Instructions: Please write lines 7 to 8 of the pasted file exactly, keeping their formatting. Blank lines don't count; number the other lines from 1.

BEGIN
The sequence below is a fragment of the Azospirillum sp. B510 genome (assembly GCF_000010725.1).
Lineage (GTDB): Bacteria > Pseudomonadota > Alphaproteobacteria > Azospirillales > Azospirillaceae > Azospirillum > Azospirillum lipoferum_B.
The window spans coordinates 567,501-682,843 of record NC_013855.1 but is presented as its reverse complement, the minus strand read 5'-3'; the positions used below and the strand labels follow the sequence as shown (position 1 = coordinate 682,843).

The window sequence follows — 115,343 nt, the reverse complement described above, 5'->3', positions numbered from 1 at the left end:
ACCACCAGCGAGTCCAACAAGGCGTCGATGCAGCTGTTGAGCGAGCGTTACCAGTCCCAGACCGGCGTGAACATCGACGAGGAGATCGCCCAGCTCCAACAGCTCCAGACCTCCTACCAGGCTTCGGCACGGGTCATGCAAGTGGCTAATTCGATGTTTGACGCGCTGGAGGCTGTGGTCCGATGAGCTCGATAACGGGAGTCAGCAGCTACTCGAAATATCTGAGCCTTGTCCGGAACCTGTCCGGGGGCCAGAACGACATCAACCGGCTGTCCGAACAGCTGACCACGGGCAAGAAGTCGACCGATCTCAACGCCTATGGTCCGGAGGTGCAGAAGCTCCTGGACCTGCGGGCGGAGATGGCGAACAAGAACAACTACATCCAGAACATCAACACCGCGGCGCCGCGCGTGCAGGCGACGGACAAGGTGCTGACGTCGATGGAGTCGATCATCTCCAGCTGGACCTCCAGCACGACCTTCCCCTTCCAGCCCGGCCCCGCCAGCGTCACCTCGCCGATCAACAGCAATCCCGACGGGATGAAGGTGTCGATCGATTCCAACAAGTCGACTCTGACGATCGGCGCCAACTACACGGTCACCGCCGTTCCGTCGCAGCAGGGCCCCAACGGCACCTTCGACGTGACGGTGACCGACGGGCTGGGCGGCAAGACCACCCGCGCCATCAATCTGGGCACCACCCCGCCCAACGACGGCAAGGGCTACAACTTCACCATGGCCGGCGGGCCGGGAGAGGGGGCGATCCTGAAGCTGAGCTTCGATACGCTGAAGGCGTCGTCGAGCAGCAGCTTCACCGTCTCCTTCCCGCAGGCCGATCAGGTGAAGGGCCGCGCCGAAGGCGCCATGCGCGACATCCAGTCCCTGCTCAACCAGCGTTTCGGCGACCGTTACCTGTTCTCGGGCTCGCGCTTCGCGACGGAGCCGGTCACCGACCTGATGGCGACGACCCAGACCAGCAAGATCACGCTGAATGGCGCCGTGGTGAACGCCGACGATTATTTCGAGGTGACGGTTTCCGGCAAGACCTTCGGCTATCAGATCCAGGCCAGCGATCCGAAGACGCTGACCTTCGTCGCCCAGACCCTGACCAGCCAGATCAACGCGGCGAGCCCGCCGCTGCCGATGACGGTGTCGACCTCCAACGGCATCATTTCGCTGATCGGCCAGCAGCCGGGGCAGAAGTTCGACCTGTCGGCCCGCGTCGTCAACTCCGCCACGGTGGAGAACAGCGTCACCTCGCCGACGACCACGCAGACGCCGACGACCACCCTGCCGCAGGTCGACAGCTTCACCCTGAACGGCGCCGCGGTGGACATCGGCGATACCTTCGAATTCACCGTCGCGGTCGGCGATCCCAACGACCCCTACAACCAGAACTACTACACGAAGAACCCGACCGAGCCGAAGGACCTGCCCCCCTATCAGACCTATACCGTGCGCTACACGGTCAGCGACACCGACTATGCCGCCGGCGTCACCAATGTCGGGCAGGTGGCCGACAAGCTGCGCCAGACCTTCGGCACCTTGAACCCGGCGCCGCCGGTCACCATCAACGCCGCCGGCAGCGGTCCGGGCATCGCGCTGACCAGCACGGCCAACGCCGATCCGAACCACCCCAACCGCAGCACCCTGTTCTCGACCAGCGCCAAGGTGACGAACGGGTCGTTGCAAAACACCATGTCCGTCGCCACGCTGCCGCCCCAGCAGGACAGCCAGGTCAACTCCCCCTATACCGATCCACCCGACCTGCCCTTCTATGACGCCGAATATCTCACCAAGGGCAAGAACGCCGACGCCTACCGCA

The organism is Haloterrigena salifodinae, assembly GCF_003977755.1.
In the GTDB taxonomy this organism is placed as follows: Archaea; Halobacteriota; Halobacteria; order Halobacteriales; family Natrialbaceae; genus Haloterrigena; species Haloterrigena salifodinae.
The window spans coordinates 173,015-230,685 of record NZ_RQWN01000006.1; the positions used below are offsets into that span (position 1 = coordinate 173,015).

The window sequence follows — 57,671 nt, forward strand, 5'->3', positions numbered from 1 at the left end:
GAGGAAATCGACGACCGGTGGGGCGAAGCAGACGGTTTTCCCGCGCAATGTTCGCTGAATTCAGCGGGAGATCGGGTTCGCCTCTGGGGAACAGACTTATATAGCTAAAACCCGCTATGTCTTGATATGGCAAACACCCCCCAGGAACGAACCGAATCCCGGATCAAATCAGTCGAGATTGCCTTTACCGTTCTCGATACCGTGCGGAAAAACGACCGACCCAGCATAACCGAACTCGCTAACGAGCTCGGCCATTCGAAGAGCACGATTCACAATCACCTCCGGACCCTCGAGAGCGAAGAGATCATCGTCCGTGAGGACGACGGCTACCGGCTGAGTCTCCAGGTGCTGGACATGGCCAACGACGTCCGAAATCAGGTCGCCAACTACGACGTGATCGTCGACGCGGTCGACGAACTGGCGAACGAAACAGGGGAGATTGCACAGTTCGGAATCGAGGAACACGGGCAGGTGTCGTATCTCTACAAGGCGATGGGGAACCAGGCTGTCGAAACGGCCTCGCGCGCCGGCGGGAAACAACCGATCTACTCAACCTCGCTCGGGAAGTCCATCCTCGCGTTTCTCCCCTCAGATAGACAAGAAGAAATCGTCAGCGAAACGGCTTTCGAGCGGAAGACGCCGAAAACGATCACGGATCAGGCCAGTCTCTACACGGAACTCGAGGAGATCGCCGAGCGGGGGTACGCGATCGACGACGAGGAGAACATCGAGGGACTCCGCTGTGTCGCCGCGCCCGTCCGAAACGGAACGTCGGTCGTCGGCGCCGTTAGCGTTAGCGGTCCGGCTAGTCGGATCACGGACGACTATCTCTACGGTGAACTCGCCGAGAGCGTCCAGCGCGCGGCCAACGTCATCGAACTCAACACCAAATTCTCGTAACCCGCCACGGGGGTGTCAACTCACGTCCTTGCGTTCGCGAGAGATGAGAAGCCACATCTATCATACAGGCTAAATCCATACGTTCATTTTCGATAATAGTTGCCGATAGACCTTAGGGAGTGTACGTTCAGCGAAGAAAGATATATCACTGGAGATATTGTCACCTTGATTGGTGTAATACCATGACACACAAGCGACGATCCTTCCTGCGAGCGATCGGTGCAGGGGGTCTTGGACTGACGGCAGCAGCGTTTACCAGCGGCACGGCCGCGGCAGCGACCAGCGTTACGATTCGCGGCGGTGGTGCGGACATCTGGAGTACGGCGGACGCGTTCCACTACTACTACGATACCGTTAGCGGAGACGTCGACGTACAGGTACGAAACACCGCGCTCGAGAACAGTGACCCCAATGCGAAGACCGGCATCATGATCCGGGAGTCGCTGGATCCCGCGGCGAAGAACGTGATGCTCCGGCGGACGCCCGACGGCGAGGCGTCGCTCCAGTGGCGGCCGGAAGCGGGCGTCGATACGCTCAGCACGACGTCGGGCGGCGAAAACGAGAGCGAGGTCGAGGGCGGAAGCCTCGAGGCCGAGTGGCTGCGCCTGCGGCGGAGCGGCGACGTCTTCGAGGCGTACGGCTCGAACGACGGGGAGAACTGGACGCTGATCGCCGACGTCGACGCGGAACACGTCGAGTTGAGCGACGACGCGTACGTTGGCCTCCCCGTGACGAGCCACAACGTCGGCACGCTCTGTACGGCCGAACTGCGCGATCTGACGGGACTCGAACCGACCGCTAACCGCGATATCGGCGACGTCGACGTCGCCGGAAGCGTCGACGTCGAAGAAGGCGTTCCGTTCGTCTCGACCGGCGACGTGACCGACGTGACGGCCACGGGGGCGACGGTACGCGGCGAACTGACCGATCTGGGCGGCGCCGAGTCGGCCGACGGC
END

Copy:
In the GTDB taxonomy this organism is placed as follows: Archaea; Halobacteriota; Halobacteria; order Halobacteriales; family Natrialbaceae; genus Haloterrigena; species Haloterrigena salifodinae.
The window spans coordinates 173,015-230,685 of record NZ_RQWN01000006.1; the positions used below are offsets into that span (position 1 = coordinate 173,015).